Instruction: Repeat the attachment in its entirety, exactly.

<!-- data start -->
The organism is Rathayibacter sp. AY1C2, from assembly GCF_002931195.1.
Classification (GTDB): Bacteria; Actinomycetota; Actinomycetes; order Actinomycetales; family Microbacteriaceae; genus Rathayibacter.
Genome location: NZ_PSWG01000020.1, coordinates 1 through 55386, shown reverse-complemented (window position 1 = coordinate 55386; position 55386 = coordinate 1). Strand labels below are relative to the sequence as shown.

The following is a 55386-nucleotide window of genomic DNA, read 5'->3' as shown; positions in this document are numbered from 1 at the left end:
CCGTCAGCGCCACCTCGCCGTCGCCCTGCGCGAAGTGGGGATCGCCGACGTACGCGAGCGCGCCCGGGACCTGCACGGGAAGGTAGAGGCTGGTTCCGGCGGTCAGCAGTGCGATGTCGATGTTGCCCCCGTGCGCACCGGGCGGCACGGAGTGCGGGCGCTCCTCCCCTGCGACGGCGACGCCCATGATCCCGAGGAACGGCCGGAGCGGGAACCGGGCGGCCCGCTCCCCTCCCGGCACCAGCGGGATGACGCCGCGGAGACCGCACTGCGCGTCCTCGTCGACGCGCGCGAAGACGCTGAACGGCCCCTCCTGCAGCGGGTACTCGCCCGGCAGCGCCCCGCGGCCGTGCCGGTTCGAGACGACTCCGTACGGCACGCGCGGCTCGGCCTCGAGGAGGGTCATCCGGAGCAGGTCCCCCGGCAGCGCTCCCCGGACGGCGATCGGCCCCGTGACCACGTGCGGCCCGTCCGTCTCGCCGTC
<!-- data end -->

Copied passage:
The organism is Rathayibacter sp. AY1C2, from assembly GCF_002931195.1.
Classification (GTDB): Bacteria; Actinomycetota; Actinomycetes; order Actinomycetales; family Microbacteriaceae; genus Rathayibacter.
Genome location: NZ_PSWG01000020.1, coordinates 1 through 55386, shown reverse-complemented (window position 1 = coordinate 55386; position 55386 = coordinate 1). Strand labels below are relative to the sequence as shown.

The following is a 55386-nucleotide window of genomic DNA, read 5'->3' as shown; positions in this document are numbered from 1 at the left end:
CCGTCAGCGCCACCTCGCCGTCGCCCTGCGCGAAGTGGGGATCGCCGACGTACGCGAGCGCGCCCGGGACCTGCACGGGAAGGTAGAGGCTGGTTCCGGCGGTCAGCAGTGCGATGTCGATGTTGCCCCCGTGCGCACCGGGCGGCACGGAGTGCGGGCGCTCCTCCCCTGCGACGGCGACGCCCATGATCCCGAGGAACGGCCGGAGCGGGAACCGGGCGGCCCGCTCCCCTCCCGGCACCAGCGGGATGACGCCGCGGAGACCGCACTGCGCGTCCTCGTCGACGCGCGCGAAGACGCTGAACGGCCCCTCCTGCAGCGGGTACTCGCCCGGCAGCGCCCCGCGGCCGTGCCGGTTCGAGACGACTCCGTACGGCACGCGCGGCTCGGCCTCGAGGAGGGTCATCCGGAGCAGGTCCCCCGGCAGCGCTCCCCGGACGGCGATCGGCCCCGTGACCACGTGCGGCCCGTCCGTCTCGCCGTC